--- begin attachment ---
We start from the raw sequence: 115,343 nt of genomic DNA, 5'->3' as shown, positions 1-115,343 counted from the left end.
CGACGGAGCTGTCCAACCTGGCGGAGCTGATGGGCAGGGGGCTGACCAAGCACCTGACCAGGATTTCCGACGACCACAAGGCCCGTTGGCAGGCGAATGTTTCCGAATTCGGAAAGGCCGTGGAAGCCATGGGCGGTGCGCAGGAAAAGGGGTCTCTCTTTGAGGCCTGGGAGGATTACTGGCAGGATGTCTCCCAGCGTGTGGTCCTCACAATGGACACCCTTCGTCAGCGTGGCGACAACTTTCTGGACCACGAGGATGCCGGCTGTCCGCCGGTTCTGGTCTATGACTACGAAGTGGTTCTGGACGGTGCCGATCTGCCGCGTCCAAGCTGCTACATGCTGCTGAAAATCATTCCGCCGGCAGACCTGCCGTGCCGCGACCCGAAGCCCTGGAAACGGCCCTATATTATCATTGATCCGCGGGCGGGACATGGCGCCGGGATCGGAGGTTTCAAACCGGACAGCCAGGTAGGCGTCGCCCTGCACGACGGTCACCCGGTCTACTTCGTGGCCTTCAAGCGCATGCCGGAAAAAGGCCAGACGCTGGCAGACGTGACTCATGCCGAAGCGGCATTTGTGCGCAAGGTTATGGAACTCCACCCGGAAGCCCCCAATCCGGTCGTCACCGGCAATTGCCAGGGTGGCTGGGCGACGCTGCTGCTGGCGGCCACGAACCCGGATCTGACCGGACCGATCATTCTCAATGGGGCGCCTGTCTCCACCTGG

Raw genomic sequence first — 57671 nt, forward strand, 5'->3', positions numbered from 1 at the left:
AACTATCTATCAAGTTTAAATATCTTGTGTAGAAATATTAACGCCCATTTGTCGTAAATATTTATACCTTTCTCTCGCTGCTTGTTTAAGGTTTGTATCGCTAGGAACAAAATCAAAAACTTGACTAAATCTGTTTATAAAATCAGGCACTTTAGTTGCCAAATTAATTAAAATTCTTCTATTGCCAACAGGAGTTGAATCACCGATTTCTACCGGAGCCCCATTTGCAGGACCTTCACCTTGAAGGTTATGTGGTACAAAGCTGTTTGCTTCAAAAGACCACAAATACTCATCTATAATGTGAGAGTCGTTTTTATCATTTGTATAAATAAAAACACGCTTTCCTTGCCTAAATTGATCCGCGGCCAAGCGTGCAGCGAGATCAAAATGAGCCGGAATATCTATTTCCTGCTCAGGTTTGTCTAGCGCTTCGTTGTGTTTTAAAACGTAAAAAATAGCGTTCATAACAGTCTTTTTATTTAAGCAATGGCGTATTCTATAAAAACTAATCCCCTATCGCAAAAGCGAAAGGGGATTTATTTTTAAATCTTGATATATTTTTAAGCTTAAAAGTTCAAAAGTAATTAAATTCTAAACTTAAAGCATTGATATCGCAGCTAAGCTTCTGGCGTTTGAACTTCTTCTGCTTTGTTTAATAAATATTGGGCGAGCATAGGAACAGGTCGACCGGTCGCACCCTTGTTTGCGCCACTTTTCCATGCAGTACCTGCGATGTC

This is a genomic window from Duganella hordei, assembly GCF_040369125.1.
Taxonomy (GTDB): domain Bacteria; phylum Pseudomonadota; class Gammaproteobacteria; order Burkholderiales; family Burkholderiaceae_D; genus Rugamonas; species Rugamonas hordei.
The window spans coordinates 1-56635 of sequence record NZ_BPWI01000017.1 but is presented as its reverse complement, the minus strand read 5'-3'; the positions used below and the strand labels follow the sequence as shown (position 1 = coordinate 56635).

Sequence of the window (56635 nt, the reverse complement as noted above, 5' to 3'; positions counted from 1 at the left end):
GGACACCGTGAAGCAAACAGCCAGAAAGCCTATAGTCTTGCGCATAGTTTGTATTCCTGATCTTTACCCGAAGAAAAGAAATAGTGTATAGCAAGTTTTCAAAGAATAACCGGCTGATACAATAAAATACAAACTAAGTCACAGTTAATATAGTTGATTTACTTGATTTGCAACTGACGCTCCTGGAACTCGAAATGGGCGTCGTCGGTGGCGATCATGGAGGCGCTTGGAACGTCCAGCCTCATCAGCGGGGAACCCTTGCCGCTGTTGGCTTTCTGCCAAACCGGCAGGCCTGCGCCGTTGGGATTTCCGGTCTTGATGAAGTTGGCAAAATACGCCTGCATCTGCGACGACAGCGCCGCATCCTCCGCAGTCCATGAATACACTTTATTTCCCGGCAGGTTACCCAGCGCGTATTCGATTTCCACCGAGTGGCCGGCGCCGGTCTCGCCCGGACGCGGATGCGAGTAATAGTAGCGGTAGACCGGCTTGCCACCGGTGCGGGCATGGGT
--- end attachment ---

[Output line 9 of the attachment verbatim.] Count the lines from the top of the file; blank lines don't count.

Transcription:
GGACACCGTGAAGCAAACAGCCAGAAAGCCTATAGTCTTGCGCATAGTTTGTATTCCTGATCTTTACCCGAAGAAAAGAAATAGTGTATAGCAAGTTTTCAAAGAATAACCGGCTGATACAATAAAATACAAACTAAGTCACAGTTAATATAGTTGATTTACTTGATTTGCAACTGACGCTCCTGGAACTCGAAATGGGCGTCGTCGGTGGCGATCATGGAGGCGCTTGGAACGTCCAGCCTCATCAGCGGGGAACCCTTGCCGCTGTTGGCTTTCTGCCAAACCGGCAGGCCTGCGCCGTTGGGATTTCCGGTCTTGATGAAGTTGGCAAAATACGCCTGCATCTGCGACGACAGCGCCGCATCCTCCGCAGTCCATGAATACACTTTATTTCCCGGCAGGTTACCCAGCGCGTATTCGATTTCCACCGAGTGGCCGGCGCCGGTCTCGCCCGGACGCGGATGCGAGTAATAGTAGCGGTAGACCGGCTTGCCACCGGTGCGGGCATGGGT